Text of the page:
Published: 04th May 2021
What the FAQ: What are the adoption laws in India? Can you adopt anytime you want?
With so many children losing their parents owing to the COVID-19 pandemic, we break down the adoption laws in India
To call the COVID crisis in India worrisome will be an understatement. With so many deaths happening every day, there has been a question on where will children who lost both their parents, go. A lot of illegal messages are being circulated on social media where people are advertising that children are available for adoption. So, we decided to decode the adoption laws in the country and to explain what to do if a child loses both parents.
What should one do if they come across a child who has lost both parents?
Individuals can call the Childline's toll-free number 1098 to report the issue. After the pandemic deaths started increasing, the Delhi Commission for Protection of Child Rights (DCPCR) has launched a helpline number to help children who have been orphaned due to the pandemic. Recently, the NCPCR said that requested that if any such information for abandoned or orphaned children is received by any entity, organisation, NGO then the same can be also be informed to the National Commission for Protection of Child Rights either through email (email@example.com) or through telephone (011-23478250).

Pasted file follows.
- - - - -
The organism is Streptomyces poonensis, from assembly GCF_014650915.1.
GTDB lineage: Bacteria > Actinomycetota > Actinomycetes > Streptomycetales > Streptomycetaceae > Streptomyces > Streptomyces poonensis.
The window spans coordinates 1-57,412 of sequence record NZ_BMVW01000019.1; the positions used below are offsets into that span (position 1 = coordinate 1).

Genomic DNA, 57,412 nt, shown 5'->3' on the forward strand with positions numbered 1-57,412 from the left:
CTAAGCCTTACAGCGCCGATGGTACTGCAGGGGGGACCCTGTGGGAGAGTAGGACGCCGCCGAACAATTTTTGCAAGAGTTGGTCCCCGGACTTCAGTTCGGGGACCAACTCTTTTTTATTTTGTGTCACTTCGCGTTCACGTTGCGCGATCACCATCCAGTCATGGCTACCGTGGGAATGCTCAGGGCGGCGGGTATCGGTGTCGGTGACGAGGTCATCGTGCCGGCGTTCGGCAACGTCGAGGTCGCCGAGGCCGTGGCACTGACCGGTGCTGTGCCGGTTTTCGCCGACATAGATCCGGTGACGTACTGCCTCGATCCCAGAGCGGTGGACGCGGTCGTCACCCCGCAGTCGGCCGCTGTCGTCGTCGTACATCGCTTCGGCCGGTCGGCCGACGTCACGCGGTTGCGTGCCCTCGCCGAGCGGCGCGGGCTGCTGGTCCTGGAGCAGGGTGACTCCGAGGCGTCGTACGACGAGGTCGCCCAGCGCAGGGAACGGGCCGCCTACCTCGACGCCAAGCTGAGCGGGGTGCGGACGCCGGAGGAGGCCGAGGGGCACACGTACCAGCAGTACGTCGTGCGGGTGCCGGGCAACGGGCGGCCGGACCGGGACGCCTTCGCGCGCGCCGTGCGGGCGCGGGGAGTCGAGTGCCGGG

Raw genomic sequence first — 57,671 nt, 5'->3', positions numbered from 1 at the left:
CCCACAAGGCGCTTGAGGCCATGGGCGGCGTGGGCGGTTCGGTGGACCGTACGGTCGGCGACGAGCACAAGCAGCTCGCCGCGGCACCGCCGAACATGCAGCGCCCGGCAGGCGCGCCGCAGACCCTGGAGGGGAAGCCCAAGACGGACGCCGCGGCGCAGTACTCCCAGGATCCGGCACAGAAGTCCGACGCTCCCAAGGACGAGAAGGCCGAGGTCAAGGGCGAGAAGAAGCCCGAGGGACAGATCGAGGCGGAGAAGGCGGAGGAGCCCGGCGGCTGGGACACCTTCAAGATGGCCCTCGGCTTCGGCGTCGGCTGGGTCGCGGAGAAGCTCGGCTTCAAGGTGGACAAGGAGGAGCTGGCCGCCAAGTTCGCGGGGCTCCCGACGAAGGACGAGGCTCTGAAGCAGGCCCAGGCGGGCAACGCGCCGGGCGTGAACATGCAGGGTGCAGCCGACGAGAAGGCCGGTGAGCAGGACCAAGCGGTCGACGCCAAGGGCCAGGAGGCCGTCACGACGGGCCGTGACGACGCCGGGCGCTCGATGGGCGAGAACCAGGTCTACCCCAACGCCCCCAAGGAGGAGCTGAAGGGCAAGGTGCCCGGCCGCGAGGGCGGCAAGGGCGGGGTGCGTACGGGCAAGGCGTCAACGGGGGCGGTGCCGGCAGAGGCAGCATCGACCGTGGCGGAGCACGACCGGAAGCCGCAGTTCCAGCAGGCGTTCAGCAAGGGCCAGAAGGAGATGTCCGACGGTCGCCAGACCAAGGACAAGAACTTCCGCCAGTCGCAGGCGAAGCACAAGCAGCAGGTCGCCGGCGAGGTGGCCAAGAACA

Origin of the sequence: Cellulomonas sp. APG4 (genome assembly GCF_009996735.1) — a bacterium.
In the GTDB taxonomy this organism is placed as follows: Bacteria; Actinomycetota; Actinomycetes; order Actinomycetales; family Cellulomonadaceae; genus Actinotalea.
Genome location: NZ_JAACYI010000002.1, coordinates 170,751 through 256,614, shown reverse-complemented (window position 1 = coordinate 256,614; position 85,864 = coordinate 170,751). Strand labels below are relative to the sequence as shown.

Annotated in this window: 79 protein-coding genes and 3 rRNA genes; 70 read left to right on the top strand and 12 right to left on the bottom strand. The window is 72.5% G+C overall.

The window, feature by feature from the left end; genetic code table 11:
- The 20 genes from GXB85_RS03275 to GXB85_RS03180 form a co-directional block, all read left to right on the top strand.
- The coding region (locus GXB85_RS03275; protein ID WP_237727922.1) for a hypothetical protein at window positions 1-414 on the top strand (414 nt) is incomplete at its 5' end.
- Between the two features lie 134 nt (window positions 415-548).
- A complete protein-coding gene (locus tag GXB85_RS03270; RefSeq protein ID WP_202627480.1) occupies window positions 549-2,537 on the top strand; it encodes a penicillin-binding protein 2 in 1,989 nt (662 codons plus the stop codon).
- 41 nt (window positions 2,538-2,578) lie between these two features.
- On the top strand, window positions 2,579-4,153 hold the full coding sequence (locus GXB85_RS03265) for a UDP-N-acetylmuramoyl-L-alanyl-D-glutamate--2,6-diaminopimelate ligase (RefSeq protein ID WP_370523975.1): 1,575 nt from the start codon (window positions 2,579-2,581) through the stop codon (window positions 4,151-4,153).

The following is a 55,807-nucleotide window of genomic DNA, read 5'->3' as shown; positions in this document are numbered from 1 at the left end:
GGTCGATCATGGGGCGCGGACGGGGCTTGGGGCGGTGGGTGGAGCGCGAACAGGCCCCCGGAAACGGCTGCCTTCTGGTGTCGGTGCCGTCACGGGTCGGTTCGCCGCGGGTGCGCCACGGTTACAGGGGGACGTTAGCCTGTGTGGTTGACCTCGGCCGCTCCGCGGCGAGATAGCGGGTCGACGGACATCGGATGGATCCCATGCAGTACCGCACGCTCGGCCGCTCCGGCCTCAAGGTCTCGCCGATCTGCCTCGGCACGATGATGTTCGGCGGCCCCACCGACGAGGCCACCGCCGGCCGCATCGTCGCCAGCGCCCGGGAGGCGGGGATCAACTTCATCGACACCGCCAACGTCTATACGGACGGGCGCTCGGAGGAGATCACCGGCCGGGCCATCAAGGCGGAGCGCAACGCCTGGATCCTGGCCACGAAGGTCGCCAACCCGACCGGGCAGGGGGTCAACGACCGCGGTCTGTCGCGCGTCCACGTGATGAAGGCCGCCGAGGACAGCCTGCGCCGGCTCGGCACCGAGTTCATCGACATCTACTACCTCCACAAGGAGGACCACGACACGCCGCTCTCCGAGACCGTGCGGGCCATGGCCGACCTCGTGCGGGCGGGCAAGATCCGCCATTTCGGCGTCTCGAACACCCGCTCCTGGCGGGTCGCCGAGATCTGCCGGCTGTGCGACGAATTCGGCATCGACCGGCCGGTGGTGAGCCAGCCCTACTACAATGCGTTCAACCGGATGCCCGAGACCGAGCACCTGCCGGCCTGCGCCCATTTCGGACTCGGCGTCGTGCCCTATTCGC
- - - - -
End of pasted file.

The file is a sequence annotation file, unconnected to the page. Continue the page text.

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Who is eligible to adopt a child in India?
Children can be adopted in India under three laws — The Hindu Adoption and Maintenance Act of 1956 which is applicable to Hindus, Buddhists, Jains and Sikhs, the Guardian and Wards Act of 1890 for Muslims, Parsis, Christians and Jews, and the Juvenile Justice (Care and Protection) Act of 2000.
What is the adoption process?
To adopt a child, the person seeking guardianship has to submit a completely filled application to the Court. It should list out their details and the reason behind adoption. After this, the court will hear and view evidence, requirements and then, will announce its decision after considering the interests of minors and on the basis of its discretionary powers. The adoption cannot be cancelled later.